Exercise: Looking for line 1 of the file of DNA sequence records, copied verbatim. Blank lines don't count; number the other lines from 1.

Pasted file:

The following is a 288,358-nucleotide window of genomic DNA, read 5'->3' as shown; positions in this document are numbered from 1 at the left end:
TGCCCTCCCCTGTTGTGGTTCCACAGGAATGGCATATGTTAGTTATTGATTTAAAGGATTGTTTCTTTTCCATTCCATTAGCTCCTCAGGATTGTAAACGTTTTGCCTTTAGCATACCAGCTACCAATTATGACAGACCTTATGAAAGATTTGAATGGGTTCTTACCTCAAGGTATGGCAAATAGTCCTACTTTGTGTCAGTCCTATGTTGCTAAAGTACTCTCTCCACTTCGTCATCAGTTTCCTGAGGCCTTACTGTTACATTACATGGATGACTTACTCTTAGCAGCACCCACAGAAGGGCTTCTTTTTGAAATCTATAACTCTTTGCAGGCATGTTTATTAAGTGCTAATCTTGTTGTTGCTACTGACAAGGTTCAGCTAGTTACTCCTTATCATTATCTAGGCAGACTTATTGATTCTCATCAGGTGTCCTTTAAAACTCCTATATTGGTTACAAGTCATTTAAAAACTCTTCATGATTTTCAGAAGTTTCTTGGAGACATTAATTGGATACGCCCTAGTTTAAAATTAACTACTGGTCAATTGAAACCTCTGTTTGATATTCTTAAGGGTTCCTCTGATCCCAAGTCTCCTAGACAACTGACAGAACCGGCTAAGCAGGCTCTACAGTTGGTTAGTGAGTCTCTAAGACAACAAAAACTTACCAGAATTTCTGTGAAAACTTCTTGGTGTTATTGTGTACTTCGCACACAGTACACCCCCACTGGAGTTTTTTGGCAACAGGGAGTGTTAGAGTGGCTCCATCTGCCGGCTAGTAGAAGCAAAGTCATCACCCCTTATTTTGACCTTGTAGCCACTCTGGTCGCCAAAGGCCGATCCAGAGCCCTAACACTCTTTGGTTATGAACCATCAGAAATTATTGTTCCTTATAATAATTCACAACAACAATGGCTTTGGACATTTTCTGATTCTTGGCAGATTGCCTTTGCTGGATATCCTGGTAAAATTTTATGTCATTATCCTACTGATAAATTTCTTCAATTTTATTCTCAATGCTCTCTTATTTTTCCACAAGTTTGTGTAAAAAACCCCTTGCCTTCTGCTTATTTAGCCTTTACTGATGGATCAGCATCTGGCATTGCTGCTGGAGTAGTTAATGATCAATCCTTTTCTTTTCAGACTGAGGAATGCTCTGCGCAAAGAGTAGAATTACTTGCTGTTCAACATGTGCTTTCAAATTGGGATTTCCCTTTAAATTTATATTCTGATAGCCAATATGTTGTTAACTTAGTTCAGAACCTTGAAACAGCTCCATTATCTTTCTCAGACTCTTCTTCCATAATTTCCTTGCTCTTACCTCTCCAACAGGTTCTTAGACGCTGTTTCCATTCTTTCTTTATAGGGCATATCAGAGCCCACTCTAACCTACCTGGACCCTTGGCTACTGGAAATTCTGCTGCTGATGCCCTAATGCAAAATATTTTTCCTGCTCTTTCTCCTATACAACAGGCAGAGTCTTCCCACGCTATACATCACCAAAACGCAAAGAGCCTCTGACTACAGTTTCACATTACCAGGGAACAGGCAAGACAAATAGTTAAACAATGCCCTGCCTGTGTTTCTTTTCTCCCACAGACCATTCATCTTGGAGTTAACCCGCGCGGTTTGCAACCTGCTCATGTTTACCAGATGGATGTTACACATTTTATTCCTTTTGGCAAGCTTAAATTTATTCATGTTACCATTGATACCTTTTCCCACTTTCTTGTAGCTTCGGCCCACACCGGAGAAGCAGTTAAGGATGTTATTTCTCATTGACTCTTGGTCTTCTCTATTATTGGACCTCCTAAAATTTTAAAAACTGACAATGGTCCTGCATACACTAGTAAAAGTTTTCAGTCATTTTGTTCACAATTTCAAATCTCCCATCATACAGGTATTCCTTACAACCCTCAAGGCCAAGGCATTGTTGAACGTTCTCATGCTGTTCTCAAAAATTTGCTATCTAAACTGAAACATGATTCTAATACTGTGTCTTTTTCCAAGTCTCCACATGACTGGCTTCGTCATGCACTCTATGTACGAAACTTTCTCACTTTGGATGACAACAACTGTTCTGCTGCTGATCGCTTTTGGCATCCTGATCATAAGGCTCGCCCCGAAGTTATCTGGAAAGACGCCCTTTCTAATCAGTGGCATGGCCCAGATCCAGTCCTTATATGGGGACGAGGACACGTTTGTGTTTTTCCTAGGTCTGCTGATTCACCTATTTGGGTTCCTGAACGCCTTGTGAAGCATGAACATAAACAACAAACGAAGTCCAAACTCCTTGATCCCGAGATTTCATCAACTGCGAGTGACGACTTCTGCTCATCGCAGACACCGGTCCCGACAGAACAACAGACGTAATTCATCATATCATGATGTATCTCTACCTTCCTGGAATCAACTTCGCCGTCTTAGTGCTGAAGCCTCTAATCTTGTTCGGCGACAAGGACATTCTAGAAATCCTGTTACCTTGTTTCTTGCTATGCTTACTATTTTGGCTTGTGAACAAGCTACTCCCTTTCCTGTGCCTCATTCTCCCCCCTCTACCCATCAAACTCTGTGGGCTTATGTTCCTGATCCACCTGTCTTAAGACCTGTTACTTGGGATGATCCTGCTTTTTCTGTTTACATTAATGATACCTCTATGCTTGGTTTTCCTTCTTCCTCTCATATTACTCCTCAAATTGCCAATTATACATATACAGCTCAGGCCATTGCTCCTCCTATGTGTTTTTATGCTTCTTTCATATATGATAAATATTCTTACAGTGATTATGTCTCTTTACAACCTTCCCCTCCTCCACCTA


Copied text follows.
The following is a 288,358-nucleotide window of genomic DNA, read 5'->3' as shown; positions in this document are numbered from 1 at the left end: